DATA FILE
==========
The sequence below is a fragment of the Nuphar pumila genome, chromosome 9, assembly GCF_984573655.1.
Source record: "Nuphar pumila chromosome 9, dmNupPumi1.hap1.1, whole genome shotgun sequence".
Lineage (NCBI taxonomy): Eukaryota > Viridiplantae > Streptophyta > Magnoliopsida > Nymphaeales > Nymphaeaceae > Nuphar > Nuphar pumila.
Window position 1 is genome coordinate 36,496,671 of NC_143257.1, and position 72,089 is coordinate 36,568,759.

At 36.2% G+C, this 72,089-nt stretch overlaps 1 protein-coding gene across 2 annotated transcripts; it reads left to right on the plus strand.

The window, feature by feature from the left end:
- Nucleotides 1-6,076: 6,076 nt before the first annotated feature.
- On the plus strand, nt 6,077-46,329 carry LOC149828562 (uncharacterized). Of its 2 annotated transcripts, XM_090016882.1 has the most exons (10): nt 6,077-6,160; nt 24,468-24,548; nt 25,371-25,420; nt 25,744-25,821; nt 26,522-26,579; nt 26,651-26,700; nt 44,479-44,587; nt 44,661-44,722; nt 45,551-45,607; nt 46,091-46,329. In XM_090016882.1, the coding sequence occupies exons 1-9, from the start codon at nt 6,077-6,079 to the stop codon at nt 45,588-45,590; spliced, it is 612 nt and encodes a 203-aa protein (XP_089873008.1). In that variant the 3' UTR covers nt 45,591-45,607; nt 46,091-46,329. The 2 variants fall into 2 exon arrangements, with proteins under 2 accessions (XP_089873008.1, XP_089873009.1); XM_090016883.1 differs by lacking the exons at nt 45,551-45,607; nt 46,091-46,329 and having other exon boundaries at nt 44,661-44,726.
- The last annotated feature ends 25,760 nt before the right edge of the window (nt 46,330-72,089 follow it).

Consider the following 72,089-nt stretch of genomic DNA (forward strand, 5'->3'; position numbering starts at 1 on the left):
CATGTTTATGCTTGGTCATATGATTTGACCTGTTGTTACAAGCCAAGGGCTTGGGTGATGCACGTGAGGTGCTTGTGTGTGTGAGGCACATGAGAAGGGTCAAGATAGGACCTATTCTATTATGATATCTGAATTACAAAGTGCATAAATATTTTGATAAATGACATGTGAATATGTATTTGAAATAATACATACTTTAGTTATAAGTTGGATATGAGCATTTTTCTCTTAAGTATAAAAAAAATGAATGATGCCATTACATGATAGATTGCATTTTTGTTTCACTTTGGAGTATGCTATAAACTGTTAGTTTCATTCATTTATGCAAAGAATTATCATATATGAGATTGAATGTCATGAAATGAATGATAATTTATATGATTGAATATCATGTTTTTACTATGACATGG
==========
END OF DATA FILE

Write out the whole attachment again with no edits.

The sequence below is a fragment of the Nuphar pumila genome, chromosome 9, assembly GCF_984573655.1.
Source record: "Nuphar pumila chromosome 9, dmNupPumi1.hap1.1, whole genome shotgun sequence".
Lineage (NCBI taxonomy): Eukaryota > Viridiplantae > Streptophyta > Magnoliopsida > Nymphaeales > Nymphaeaceae > Nuphar > Nuphar pumila.
Window position 1 is genome coordinate 36,496,671 of NC_143257.1, and position 72,089 is coordinate 36,568,759.

At 36.2% G+C, this 72,089-nt stretch overlaps 1 protein-coding gene across 2 annotated transcripts; it reads left to right on the plus strand.

The window, feature by feature from the left end:
- Nucleotides 1-6,076: 6,076 nt before the first annotated feature.
- On the plus strand, nt 6,077-46,329 carry LOC149828562 (uncharacterized). Of its 2 annotated transcripts, XM_090016882.1 has the most exons (10): nt 6,077-6,160; nt 24,468-24,548; nt 25,371-25,420; nt 25,744-25,821; nt 26,522-26,579; nt 26,651-26,700; nt 44,479-44,587; nt 44,661-44,722; nt 45,551-45,607; nt 46,091-46,329. In XM_090016882.1, the coding sequence occupies exons 1-9, from the start codon at nt 6,077-6,079 to the stop codon at nt 45,588-45,590; spliced, it is 612 nt and encodes a 203-aa protein (XP_089873008.1). In that variant the 3' UTR covers nt 45,591-45,607; nt 46,091-46,329. The 2 variants fall into 2 exon arrangements, with proteins under 2 accessions (XP_089873008.1, XP_089873009.1); XM_090016883.1 differs by lacking the exons at nt 45,551-45,607; nt 46,091-46,329 and having other exon boundaries at nt 44,661-44,726.
- The last annotated feature ends 25,760 nt before the right edge of the window (nt 46,330-72,089 follow it).

Consider the following 72,089-nt stretch of genomic DNA (forward strand, 5'->3'; position numbering starts at 1 on the left):
CATGTTTATGCTTGGTCATATGATTTGACCTGTTGTTACAAGCCAAGGGCTTGGGTGATGCACGTGAGGTGCTTGTGTGTGTGAGGCACATGAGAAGGGTCAAGATAGGACCTATTCTATTATGATATCTGAATTACAAAGTGCATAAATATTTTGATAAATGACATGTGAATATGTATTTGAAATAATACATACTTTAGTTATAAGTTGGATATGAGCATTTTTCTCTTAAGTATAAAAAAAATGAATGATGCCATTACATGATAGATTGCATTTTTGTTTCACTTTGGAGTATGCTATAAACTGTTAGTTTCATTCATTTATGCAAAGAATTATCATATATGAGATTGAATGTCATGAAATGAATGATAATTTATATGATTGAATATCATGTTTTTACTATGACATGG